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Anne Lindner

I-Gaming at Internet Kiosks Raises Eyebrows in Arizona

15 August 2001

A public-access Internet kiosk owner in Phoenix is acting illegally by providing free Internet access to and advertisements for two online gaming sites, a lawyer with the Arizona Attorney General's office said Tuesday.

Gail Thackeray, special counsel for technology crimes with the Arizona Office of the Attorney General, told IGN that, because entrepreneur Glenn Richardson places advertisements for the two gaming sites on his kiosks, he's breaking several relevant state statutes, including section 13-33-03 of the criminal code, which makes it a crime to promote gambling unless you are one of the exceptions to the law. The exceptions include dog and horse racing, Indian casinos and social gambling.

The controversy surrounding Richardson was sparked by an Aug. 6 article in the Business Journal of Phoenix. Richardson said the article unfairly portrayed his business, Kiosk Systems Inc., which has 22 Internet access kiosks in public places around the city. Eight of the kiosks are in sports bars; the others are in coffee houses, Laundromats, hospital waiting rooms and hotel lobbies, he said.

Richardson's kiosks cost between 10 and 20 cents for Internet access, but it is free to visit two online gambling sites, and The terminals also have advertisements for those sites. He owns the two domain names and said that he leases them to an I-gaming company based in Costa Rica. Richardson would not name the company, but did say that he does not have a stake in its profits.

According to the article, Thackeray said Richardson is in essence delivering people to the online casinos, a class 5 felony, and that even one online casino advertisement makes the kiosks gambling devices under state law.

"The whole thing is it's designed to facilitate your placing bets through the kiosk on offshore gambling," Thackeray told IGN. "There is no legal Internet gambling in America at the moment."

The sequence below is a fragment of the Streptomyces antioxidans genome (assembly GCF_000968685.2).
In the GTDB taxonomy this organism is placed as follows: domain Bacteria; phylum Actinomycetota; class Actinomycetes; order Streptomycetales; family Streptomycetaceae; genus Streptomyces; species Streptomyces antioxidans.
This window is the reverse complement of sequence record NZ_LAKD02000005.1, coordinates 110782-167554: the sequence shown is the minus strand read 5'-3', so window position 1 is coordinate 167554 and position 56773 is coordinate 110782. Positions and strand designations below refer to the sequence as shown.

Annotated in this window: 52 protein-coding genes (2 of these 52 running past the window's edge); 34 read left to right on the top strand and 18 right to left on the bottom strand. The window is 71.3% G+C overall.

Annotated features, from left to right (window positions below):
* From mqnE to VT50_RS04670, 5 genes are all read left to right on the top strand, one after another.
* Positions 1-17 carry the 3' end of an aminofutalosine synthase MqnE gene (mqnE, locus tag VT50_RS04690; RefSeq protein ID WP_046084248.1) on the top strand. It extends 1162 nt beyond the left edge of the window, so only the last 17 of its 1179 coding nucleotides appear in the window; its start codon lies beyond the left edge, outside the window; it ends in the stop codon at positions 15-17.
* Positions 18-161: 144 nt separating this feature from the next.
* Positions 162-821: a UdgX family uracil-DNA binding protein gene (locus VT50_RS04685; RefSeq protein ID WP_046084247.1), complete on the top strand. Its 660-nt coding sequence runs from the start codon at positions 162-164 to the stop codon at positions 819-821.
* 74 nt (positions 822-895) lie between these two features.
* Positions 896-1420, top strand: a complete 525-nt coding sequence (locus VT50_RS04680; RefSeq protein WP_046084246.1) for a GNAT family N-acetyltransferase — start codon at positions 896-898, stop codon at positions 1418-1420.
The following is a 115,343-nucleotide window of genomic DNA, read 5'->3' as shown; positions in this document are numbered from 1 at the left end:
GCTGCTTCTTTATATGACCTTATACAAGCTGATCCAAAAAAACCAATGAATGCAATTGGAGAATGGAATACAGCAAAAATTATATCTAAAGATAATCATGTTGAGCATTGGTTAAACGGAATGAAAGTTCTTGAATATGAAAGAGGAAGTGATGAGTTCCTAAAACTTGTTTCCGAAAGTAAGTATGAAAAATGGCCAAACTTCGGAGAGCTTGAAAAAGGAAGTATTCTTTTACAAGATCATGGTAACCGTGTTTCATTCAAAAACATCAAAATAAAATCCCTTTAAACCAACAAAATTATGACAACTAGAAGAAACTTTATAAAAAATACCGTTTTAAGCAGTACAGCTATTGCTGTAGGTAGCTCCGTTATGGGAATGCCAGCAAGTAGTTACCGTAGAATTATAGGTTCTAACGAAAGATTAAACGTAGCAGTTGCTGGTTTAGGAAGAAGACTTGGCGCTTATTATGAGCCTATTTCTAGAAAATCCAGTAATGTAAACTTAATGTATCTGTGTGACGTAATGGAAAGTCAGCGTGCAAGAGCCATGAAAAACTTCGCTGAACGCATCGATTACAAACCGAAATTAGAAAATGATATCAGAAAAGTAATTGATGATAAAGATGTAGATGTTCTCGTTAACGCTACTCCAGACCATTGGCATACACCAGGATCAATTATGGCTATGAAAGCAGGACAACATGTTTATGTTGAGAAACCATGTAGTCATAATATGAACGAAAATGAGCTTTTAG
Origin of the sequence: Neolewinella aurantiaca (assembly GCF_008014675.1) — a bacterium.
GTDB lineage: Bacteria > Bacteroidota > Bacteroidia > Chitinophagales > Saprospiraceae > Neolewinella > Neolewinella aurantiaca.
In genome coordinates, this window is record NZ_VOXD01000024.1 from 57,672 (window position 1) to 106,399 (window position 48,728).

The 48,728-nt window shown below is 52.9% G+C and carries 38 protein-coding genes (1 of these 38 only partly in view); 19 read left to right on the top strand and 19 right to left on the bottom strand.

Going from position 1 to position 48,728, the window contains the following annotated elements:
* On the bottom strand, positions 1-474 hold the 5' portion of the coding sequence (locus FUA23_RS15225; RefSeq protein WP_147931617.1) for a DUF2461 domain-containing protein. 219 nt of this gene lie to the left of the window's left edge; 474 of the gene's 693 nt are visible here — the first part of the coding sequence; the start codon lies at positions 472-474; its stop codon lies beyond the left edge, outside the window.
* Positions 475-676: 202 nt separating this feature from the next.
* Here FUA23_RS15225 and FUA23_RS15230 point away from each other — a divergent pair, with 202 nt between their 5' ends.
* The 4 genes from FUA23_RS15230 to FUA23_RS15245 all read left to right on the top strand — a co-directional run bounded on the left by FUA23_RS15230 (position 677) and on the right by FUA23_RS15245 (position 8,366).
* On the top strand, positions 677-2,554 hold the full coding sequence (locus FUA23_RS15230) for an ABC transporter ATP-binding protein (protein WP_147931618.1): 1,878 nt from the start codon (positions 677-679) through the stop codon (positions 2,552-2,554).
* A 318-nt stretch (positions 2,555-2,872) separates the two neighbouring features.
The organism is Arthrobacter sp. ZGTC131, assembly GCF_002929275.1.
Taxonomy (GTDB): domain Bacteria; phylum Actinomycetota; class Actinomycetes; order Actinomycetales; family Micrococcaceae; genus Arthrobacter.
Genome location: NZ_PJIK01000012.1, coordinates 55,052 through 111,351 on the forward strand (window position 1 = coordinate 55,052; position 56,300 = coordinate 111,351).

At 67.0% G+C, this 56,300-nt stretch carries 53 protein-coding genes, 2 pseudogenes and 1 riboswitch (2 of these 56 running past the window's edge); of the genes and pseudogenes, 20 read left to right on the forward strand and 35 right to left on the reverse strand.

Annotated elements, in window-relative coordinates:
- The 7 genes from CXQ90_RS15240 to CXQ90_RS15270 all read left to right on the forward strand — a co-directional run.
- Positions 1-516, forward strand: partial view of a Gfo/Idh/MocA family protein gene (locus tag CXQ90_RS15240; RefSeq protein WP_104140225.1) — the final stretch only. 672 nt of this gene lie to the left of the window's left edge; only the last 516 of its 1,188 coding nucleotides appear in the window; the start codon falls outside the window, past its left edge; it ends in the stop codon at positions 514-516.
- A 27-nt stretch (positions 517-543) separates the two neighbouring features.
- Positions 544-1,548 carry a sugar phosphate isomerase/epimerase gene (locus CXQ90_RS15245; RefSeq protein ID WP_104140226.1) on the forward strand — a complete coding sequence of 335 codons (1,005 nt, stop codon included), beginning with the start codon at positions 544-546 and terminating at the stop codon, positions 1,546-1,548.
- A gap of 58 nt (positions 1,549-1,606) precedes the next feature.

Richardson said the article focused too much on what he considers a small aspect of his business. "I feel the company was wrongly portrayed as something other than a law-abiding entity (a point we strongly debate)," he wrote in a letter to the editor of the weekly newspaper.

Richardson maintains that all he is doing is providing Internet access, similar to what any ISP does. Public-access Internet kiosks are found in many public places, and it's possible to gamble using them, he said.

"Public access Internet terminals are big business across this country," he said. "And nearly every one of them accepts some form on Internet advertising. Because I happen to put these public terminals now in sports bars and happen to collect advertising revenue from an online gaming source, somewhere along the way some interested people think that this is an illegal position, whereas essentially at any public Internet kiosk you can get online and gamble, and they would be obviously just as liable."

As for why he offers free access to those two Internet gambling sites, Richardson said he would sell free access to any site whose owner is willing to pay him enough money to do so. The gambling sites are currently the only two free sites on the kiosks.

"It's an advertising relationship," he said. "That's the difference why some ads in magazines are bigger than others--because they paid more."

Richardson said the free-access setup came about for the gaming sites because charging money is a barrier to users. Traffic would be deterred from the sites if people had to pay to use them. He wants the sites to be successful because, if his advertiser is happy, the company will continue paying him for ad space.

"If I'm not driving him traffic, they're going to stop advertising. That's just common business sense," he said.

Richardson said he feels confident that his company is doing nothing illegal. He said that some of the largest Web entities, such as the search engines Yahoo! and Google, accept advertising from online gaming sources.

According to Thackeray, the punishment for a first offense of Internet gambling ranges from probation to two and a half years in prison. The first customer and the first kiosk count as the first offense.

Richardson said he knows for a fact that the kiosks have been used to gamble online because he has checked the user logs. Thackeray said she doesn't know of any plans to prosecute Richardson, but that she might not necessarily find out because a county prosecutor might handle the case.

"At this point, I don't know what local law enforcement agencies might be investigating," she said.

Richardson said he has plans to install another 30 kiosks by the end of the year.

I-Gaming at Internet Kiosks Raises Eyebrows in Arizona is republished from
Anne Lindner
Anne Lindner